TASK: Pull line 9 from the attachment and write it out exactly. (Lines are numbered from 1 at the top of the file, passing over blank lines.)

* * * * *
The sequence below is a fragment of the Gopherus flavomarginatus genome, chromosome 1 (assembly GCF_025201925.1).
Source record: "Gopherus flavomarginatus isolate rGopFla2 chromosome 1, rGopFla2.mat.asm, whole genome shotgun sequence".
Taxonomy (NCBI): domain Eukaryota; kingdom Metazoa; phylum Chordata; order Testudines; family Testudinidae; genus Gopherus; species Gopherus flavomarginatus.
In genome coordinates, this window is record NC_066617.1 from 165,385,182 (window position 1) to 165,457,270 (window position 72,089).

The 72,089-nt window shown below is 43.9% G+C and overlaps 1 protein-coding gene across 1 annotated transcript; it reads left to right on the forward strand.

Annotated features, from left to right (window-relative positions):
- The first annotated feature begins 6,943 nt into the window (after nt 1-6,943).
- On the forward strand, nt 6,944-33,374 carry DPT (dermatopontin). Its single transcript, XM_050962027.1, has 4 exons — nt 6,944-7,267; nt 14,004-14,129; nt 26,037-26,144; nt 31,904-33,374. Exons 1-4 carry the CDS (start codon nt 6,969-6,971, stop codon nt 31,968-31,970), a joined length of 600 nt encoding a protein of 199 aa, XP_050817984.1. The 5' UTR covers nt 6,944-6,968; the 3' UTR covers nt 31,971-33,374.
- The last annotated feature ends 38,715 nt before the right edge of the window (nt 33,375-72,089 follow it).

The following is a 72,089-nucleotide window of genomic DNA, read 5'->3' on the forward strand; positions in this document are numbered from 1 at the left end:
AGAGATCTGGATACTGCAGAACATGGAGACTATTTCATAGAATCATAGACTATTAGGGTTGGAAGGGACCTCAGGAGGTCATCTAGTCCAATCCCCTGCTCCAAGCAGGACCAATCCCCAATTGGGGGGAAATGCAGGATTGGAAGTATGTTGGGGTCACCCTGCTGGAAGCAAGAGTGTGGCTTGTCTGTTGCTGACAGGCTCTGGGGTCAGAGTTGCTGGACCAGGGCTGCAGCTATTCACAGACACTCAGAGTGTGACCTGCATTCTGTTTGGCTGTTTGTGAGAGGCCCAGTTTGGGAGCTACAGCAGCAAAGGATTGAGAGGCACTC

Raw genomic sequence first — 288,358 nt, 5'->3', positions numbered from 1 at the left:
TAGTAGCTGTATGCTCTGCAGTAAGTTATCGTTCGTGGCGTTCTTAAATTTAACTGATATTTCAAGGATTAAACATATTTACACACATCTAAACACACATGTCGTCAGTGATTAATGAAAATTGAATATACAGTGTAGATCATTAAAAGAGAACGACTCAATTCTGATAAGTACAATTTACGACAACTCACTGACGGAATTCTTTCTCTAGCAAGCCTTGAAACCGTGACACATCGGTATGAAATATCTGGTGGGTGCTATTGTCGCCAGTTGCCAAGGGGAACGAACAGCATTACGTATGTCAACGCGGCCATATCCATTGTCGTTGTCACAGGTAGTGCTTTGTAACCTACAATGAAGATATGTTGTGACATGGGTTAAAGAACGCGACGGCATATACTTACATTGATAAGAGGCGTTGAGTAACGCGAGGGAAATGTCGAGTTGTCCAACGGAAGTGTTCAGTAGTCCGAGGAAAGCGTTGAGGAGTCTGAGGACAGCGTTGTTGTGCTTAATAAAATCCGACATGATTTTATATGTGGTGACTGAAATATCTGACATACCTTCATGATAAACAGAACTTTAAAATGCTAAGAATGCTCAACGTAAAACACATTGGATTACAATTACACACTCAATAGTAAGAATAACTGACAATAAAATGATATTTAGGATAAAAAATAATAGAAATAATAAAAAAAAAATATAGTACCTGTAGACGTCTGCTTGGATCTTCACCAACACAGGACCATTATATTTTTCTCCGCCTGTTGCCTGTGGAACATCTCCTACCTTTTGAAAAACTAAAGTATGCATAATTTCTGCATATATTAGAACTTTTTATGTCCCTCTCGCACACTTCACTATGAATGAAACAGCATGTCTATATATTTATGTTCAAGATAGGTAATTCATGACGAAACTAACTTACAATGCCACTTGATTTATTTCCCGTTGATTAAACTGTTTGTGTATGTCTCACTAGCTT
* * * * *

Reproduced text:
- The last annotated feature ends 38,715 nt before the right edge of the window (nt 33,375-72,089 follow it).